U.S. consumer prices rose marginally in September as energy costs fell broadly, painting a weak inflation picture that should give the Federal Reserve ample room to keep interest rates low for a while.
The Labor Department said on Wednesday its Consumer Price Index edged up 0.1 percent last month after declining 0.2 percent in August. Economists polled by Reuters had forecast consumer prices being flat in September.
The CPI increased 1.7 percent in the 12 months through September after a similar rise in August. The CPI-W index, which is used to make adjustments for Social Security payments rose 1.7 percent in the third quarter from the year earlier.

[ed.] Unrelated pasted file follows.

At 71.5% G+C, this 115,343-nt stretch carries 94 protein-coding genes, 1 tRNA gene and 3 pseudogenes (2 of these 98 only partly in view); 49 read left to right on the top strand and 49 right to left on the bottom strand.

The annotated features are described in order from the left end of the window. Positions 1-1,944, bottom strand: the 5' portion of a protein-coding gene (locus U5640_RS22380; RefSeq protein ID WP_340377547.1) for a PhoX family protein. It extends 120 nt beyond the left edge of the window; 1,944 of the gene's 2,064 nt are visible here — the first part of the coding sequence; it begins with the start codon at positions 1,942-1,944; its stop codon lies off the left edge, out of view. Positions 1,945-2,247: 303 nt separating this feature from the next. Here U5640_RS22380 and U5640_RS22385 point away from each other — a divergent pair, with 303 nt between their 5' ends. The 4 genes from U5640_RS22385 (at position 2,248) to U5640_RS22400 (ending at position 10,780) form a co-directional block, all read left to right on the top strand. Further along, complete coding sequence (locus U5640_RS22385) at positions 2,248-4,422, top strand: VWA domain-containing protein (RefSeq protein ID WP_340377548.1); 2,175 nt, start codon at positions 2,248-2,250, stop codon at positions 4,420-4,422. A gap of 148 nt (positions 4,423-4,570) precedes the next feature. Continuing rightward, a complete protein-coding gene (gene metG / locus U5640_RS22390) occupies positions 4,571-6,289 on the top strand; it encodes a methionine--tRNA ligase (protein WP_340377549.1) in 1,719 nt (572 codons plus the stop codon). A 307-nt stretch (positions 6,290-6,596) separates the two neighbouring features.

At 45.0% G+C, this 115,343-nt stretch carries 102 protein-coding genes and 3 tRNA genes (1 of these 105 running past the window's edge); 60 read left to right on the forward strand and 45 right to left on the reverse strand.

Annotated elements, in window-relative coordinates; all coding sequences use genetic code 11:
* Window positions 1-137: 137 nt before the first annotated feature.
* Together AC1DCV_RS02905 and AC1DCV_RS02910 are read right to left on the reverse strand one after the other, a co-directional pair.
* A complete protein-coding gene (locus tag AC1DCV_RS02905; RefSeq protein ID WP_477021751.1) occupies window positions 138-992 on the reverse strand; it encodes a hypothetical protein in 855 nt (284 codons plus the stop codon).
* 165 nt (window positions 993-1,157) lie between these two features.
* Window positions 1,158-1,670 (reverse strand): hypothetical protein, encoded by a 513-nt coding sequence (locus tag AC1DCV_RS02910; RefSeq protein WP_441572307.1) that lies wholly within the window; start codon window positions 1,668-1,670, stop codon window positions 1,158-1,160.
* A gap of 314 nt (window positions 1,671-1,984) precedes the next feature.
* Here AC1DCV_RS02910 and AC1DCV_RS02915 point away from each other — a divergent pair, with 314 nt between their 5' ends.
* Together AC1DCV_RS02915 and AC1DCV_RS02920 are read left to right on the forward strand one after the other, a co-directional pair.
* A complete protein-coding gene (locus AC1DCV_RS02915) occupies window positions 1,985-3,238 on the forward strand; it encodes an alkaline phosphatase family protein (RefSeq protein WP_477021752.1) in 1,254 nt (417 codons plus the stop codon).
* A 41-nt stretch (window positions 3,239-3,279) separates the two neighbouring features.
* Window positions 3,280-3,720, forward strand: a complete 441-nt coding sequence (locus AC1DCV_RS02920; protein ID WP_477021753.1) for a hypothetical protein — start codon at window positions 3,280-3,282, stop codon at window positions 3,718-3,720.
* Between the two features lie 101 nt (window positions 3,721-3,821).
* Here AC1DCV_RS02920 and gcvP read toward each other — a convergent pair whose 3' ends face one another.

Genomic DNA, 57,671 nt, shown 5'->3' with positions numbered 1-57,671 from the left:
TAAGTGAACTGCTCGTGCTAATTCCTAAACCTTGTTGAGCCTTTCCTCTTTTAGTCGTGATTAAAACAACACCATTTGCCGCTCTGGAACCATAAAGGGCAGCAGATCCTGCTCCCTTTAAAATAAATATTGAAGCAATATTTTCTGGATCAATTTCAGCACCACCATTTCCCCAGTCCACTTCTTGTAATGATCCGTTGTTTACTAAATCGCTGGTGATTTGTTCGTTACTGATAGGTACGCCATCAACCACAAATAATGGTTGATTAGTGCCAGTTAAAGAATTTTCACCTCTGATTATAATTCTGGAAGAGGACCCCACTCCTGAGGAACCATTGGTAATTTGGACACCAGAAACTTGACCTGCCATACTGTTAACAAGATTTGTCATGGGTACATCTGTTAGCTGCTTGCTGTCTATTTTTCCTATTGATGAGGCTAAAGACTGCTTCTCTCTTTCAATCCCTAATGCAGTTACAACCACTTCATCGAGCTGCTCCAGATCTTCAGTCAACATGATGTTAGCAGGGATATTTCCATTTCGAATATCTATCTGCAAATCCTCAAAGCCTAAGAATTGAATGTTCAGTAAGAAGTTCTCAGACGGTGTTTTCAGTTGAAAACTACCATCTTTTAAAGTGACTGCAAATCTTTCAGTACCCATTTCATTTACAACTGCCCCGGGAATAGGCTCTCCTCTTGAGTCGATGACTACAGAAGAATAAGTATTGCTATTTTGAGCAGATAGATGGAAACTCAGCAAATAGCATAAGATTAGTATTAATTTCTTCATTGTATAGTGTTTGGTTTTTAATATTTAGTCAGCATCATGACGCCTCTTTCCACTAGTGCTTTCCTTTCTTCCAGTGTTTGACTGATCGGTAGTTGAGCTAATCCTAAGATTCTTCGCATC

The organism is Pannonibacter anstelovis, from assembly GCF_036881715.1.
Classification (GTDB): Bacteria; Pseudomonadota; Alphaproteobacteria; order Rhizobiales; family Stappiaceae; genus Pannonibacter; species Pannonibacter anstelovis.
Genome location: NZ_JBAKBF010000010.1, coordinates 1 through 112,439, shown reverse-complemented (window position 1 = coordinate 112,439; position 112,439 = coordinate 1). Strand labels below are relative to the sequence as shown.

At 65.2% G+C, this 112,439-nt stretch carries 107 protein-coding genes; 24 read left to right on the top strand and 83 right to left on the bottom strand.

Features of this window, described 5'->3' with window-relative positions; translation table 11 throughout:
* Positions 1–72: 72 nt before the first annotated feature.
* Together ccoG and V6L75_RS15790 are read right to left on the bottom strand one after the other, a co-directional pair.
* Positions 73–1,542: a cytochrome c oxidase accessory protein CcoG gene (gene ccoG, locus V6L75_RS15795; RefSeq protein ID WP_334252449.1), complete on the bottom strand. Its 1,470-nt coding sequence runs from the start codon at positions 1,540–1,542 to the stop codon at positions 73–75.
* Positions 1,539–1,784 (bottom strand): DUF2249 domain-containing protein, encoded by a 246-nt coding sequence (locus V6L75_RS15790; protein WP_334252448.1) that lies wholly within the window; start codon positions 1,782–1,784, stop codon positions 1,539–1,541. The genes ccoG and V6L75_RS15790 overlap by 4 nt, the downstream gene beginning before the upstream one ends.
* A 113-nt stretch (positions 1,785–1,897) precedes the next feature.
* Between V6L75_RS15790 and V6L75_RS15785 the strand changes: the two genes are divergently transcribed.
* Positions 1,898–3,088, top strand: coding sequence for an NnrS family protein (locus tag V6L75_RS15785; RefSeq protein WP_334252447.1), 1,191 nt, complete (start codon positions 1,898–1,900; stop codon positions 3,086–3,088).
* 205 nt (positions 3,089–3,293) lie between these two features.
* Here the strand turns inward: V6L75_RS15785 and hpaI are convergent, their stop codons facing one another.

Inflation has waned in recent months after quickening in the second quarter, in part as a strengthening dollar and slower economic growth in China and the euro zone dampen imported price pressures.
Weak inflation and a recent global equities market sell-off could see the U.S. central bank in no rush to start raising its benchmark overnight interest rate, which it has kept near zero since December 2008.